Humane Society to Wayside Waifs in Kansas City
and the Humane Society of Southwest Missouri in
Springfield to enable the Joplin shelter to
accept incoming animals displaced by the
disaster,” said ASPCA media contact Emily
The Humane Society of Missouri, which
had fielded 22 people for 10 days in response to
the Mississippi basin flooding, sent 15
personnel. Best Friends sent two.
“Bonnie Morrision, Kinship Circle’s
disaster management director, is there now to
determine what extra help is needed,” Shoss
e-mailed to ANIMAL PEOPLE. “We are forming
standby teams at this point. As you know, but
most of the public does not,” Shoss explained,
“in the U.S. a group has to be officially invited
to work at the scene of a disaster, so we can’t
go until an emergency management or appointed
nonprofit organization enlists our help. The
Humane Society of Missouri, the state-appointed
lead animal aid organization, has one of the
more sophisticated state rapid response teams,”
Shoss continued, “and they are there doing
search-and-rescue, while coordinating emergency
sheltering with Joplin Animal Control on the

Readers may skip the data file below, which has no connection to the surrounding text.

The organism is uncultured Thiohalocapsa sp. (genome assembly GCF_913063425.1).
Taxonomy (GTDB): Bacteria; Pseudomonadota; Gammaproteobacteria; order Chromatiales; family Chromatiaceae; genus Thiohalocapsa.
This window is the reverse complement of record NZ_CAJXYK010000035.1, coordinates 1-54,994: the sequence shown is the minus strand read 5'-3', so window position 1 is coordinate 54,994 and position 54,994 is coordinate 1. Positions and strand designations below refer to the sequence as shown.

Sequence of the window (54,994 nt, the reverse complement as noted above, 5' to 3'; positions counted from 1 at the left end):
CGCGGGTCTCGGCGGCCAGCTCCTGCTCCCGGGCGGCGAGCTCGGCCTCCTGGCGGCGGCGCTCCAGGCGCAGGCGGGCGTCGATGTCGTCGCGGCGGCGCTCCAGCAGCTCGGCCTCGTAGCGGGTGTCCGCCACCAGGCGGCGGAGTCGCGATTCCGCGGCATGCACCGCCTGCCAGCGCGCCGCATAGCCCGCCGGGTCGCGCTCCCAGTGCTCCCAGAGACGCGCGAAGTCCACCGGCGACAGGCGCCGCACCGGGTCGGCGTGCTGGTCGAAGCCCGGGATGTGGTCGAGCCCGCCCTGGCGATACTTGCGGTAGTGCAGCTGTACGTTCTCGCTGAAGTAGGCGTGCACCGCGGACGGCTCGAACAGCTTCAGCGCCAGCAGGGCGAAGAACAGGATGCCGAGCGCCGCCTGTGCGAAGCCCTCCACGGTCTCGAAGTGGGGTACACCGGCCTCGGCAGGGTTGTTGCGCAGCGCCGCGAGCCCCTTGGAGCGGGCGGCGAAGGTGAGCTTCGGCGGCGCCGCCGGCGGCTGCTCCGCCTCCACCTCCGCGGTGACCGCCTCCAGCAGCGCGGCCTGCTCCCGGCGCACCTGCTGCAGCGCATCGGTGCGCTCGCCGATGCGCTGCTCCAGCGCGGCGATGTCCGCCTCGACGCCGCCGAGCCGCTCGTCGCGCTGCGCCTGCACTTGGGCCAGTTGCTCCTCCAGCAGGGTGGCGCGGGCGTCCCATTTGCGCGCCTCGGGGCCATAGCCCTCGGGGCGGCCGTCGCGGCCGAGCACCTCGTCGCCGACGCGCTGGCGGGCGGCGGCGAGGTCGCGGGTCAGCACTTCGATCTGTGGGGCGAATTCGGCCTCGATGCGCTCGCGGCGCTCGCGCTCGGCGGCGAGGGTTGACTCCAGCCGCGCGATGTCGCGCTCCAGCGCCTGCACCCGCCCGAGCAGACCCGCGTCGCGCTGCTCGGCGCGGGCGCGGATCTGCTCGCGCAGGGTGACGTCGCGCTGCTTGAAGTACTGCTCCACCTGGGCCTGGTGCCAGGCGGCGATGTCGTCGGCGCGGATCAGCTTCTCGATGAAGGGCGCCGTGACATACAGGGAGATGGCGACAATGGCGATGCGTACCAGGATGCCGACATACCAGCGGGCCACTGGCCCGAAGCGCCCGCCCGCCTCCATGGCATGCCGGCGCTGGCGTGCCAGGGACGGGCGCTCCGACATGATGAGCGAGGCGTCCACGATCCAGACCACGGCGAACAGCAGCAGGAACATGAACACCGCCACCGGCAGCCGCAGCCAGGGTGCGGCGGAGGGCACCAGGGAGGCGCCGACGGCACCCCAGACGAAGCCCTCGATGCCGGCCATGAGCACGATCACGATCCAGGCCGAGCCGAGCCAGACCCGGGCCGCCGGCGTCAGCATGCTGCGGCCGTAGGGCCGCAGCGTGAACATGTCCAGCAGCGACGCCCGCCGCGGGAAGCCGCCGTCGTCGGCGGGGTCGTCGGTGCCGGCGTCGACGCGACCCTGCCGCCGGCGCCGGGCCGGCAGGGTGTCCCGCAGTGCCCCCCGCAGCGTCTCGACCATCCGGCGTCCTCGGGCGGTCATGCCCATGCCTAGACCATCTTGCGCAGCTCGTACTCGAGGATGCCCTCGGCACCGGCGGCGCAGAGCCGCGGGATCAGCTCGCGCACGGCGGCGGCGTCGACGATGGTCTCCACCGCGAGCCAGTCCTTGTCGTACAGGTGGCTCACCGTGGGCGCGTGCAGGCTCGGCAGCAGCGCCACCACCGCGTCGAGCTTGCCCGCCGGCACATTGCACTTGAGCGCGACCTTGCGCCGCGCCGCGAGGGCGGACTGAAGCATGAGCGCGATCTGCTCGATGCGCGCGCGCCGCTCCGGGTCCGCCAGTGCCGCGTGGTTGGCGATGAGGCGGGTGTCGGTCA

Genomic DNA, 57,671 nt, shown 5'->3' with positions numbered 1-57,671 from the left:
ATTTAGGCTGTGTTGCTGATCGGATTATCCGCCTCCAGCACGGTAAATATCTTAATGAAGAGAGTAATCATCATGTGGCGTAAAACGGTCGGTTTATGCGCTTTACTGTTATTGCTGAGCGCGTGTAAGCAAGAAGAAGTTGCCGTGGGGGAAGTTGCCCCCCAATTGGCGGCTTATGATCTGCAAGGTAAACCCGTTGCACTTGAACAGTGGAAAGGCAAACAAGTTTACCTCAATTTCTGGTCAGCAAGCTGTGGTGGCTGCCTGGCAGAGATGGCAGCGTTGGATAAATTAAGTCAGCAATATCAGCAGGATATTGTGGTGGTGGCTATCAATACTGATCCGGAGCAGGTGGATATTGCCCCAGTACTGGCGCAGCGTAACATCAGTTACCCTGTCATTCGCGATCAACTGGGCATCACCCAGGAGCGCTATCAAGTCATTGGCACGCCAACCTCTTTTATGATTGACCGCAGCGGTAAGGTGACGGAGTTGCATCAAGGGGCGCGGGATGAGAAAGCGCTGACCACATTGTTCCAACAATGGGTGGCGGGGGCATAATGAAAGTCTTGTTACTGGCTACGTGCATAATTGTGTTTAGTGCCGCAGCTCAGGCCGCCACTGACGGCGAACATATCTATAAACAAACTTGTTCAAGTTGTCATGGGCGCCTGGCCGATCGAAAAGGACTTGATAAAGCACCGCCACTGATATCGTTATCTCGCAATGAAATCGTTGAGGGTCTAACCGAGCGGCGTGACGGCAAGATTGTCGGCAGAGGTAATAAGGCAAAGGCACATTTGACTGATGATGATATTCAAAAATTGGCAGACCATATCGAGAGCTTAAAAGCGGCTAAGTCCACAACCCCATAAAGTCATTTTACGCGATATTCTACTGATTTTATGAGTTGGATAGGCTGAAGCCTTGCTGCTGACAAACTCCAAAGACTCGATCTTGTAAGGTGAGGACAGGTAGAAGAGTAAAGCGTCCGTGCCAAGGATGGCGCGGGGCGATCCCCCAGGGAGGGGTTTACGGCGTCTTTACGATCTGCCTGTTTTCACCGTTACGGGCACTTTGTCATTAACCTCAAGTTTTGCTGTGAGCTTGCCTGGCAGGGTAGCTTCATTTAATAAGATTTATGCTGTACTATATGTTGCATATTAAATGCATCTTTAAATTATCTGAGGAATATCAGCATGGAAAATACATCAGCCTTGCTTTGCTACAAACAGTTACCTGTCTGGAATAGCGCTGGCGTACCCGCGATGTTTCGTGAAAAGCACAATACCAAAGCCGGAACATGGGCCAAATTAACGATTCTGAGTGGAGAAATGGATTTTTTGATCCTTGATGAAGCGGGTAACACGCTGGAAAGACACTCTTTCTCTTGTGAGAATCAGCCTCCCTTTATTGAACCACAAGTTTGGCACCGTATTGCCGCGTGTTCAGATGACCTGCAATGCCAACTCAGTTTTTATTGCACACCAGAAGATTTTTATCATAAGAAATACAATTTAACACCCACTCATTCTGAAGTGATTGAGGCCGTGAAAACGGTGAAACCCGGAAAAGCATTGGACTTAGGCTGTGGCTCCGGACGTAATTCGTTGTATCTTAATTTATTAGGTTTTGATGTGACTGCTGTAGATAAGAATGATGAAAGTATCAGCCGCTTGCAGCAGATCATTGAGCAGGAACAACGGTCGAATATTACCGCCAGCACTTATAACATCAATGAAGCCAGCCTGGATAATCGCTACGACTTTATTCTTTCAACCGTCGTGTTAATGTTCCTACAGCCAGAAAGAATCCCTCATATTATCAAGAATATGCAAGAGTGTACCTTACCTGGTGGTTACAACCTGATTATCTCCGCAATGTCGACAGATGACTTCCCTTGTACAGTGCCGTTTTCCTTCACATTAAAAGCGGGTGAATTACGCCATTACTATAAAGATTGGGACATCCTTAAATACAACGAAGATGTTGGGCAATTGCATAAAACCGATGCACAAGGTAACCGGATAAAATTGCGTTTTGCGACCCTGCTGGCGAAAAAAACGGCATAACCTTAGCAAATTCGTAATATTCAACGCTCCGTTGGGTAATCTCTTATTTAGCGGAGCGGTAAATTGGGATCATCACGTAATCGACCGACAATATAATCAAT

campus of Missouri State Southern University.”

Still busy in Japan

Meanwhile, Kinship Circle and other
animal aid charities working in Japan still had
more than enough to do.
“The situation grows more desperate by
the day,” e-mailed Animals Asia Foundation
founder Jill Robinson. “Animals left alone in
the no-go area around the Fukushima nuclear power
plant are dying in droves. Farmers working
anxiously to make arrangements to move their
animals to a safe area are now hampered by
extensions of the no-go area, and strict
restrictions on access, with nobody but
authorized personnel permitted to enter. With
no food or water available, the animals are
slowly starving to death.
“On April 24,” Robinson continued, “the
Fukushima government decided to euthanize farm
animals who were severely ill, injured or in
distress within 20 kilometers of the power plant,
and planned to start disposing of [otherwise
healthy] animals by permission of their owners on
April 26. Without access to the area, volunteers